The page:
WASHINGTON (Hanley-Wood News Service) - Indicating that builders once again view the market for new single-family homes as optimistically as they did prior to the Sept. 11 terrorist attacks, the National Association of Home Builders' Housing Market Index (HMI) rose four points to 61 in January, a point above what it was in August 2001 and its highest reading since November of 2000. ''This substantial gain, coming on the heels of an eight-point rise in December, indicates that builders' confidence in the single-family market has fully rebounded in the wake of Sept. 11 and the signs of economic weakness that were emerging at that time,'' said Bruce Smith, NAHB president and a home builder from Walnut Creek, Calif.
Smith attributed the swift recovery from a 47 reading in October of 2001 to improving consumer confidence, favorable interest rates on home mortgages, and solid investment aspects of homeownership. He noted that this improvement is a good sign for the overall economy, since housing and related industries account for a substantial portion of the Gross Domestic Product.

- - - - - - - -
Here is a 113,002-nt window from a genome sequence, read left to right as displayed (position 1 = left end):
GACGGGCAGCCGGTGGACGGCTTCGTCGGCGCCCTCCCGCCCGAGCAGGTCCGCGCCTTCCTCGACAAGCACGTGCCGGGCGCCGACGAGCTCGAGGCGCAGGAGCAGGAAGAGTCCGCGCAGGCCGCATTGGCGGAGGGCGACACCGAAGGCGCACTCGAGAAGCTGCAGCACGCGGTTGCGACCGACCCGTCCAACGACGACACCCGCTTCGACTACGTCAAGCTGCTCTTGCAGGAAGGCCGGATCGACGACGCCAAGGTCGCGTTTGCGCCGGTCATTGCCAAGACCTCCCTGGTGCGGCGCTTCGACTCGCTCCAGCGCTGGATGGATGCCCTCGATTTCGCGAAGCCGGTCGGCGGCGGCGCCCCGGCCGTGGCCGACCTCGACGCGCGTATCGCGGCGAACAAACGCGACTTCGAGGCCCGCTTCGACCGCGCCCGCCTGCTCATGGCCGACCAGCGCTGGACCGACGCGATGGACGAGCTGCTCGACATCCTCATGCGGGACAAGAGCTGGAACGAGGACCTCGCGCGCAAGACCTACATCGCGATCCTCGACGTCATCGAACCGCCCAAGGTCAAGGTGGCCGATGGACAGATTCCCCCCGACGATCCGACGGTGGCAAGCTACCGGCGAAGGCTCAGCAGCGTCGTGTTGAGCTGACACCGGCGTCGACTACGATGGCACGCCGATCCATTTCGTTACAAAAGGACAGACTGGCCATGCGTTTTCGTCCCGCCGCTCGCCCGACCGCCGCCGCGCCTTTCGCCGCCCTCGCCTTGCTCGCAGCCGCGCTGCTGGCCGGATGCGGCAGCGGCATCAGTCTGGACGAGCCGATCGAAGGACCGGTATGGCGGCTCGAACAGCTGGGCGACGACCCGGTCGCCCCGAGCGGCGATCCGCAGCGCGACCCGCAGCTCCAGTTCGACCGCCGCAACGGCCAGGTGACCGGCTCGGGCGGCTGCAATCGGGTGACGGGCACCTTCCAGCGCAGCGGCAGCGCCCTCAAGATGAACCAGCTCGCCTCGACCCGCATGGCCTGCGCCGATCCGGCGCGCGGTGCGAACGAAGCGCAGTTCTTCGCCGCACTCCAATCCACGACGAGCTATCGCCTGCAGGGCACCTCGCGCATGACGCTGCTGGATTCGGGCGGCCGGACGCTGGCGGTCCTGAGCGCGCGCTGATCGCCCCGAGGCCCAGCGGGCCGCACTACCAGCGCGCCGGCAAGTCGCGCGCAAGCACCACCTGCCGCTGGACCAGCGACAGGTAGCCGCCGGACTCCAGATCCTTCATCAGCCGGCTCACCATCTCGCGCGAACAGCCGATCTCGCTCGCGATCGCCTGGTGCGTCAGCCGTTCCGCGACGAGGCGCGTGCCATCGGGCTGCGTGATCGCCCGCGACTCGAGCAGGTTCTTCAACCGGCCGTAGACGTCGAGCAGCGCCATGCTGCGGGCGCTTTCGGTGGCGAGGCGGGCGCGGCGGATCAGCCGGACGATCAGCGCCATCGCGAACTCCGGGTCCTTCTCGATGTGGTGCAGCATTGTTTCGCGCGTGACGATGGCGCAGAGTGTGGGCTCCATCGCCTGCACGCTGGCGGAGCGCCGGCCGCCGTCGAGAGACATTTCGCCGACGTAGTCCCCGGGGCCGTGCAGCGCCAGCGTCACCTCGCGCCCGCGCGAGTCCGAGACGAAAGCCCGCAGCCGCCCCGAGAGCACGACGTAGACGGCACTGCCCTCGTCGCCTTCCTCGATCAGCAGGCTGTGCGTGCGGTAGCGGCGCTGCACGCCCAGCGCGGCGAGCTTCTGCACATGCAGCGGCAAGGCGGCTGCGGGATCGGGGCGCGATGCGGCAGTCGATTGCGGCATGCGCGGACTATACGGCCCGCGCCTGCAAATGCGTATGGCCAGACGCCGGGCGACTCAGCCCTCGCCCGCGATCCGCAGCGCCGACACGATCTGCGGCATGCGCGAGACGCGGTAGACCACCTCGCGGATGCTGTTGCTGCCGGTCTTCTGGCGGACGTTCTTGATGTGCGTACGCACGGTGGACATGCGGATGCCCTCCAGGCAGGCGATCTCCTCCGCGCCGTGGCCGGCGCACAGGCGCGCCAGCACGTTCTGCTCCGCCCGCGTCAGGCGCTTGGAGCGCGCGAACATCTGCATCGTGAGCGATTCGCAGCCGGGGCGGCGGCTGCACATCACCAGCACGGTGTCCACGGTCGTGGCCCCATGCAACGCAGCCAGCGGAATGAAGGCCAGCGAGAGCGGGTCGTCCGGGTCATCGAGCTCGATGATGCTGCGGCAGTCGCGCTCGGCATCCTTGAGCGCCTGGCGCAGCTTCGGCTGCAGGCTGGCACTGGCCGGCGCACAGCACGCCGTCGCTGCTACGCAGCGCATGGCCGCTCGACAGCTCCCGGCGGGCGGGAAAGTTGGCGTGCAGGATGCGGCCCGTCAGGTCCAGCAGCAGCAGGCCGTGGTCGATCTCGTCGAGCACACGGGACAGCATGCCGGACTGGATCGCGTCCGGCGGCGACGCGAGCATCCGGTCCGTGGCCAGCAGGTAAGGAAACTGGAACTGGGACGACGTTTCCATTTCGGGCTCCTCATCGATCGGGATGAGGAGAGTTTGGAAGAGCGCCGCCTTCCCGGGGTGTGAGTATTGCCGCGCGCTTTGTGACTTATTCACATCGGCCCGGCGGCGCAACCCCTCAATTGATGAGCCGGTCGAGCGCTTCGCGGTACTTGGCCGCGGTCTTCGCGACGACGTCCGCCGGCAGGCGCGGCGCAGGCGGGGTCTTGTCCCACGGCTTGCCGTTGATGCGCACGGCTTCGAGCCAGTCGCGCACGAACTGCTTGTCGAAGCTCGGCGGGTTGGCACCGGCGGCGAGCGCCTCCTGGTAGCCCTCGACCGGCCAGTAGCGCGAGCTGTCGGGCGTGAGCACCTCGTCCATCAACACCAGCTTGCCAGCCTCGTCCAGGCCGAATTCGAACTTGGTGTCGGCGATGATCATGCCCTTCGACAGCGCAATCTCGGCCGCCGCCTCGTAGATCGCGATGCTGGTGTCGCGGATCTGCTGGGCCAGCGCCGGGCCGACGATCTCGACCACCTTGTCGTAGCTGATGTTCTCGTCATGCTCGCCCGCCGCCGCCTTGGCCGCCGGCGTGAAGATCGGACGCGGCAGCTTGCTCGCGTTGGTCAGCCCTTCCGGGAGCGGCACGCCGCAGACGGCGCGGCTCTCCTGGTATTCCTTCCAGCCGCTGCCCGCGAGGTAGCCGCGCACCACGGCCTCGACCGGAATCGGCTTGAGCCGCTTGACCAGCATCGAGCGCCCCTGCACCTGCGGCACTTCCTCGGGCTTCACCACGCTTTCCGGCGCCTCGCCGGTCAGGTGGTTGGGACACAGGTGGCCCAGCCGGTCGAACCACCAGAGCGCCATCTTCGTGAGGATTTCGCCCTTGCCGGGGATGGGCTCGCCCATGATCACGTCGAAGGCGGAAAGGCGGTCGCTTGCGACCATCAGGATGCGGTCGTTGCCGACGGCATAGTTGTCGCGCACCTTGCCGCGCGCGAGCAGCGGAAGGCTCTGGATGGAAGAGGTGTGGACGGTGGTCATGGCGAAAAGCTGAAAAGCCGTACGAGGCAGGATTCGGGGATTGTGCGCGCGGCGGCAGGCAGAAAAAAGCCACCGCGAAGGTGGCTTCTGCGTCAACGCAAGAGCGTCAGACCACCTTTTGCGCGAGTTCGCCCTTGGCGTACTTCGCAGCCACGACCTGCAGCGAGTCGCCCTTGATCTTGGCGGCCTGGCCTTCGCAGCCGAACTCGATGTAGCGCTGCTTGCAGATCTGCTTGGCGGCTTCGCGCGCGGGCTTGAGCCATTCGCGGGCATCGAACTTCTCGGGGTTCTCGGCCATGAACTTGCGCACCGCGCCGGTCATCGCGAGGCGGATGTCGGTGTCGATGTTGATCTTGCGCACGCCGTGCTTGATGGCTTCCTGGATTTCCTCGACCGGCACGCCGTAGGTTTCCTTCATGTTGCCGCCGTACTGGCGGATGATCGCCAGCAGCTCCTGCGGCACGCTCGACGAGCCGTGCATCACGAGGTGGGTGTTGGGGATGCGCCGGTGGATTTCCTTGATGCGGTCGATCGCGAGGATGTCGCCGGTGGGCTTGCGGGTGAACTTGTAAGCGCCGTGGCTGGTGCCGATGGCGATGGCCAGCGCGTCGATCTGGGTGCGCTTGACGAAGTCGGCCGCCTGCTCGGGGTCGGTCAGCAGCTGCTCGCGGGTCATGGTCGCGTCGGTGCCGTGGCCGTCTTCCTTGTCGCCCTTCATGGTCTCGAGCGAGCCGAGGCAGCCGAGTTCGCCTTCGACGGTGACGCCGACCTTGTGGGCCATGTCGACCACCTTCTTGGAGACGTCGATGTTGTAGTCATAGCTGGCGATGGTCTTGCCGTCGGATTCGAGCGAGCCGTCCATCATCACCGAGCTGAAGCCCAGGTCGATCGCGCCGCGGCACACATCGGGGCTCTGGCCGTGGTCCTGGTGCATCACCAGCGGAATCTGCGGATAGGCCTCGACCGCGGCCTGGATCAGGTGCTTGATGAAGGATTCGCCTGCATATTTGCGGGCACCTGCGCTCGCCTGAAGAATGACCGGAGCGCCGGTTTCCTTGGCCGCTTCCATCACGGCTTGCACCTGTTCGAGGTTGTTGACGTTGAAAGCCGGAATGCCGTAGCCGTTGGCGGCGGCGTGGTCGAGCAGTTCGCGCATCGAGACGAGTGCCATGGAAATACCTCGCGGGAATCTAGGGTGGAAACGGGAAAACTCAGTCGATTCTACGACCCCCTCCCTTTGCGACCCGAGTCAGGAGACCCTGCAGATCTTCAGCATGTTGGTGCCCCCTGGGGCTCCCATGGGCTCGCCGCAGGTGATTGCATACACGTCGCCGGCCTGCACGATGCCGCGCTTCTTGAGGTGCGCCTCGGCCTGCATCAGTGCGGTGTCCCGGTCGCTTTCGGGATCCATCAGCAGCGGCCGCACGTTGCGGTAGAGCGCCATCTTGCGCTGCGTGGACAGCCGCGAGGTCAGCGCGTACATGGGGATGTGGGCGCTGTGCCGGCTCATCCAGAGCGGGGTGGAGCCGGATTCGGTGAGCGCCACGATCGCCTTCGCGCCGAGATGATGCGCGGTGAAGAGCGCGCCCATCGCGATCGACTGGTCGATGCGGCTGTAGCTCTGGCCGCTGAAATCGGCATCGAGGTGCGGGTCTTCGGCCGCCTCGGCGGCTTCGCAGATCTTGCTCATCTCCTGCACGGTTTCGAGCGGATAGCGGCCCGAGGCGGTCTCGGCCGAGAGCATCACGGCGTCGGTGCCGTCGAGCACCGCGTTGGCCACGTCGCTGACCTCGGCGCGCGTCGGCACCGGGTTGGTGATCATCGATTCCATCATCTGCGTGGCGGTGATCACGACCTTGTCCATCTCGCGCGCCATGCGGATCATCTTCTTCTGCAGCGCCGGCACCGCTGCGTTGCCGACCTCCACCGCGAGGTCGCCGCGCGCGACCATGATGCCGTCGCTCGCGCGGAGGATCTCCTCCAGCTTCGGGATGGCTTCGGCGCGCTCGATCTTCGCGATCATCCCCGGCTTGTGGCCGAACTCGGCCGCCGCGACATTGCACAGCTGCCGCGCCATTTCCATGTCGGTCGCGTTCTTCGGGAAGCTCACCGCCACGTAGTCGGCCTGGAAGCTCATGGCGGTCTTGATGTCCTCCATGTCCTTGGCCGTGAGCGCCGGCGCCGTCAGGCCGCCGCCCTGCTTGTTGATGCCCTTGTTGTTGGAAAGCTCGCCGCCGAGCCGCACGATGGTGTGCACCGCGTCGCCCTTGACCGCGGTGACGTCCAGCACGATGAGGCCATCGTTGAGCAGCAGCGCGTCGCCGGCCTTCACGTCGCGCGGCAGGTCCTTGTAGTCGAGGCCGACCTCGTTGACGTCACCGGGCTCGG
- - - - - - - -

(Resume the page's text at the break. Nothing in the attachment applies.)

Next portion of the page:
The HMI is derived from a monthly survey of builders that NAHB has been conducting for nearly two decades. Home builders are asked to rate current sales of single-family homes and sales expectations for the next six months as ''good,'' ''fair'' or ''poor.'' They are also asked to rate traffic of prospective buyers as either ''high to very high,'' ''average'' or ''low to very low.'' Scores for responses to each component are used to calculate a seasonally adjusted index, where any number over 50 indicates that more builders view sales conditions as good than poor.
In January's HMI, the index gauging current single-family home sales and the index gauging sales expectations for the next six months each rose three points from December, to 64 and 67, respectively, reaching their highest levels since August 2001. The index gauging traffic of prospective buyers rose four points to 50, its highest reading since February of 2000.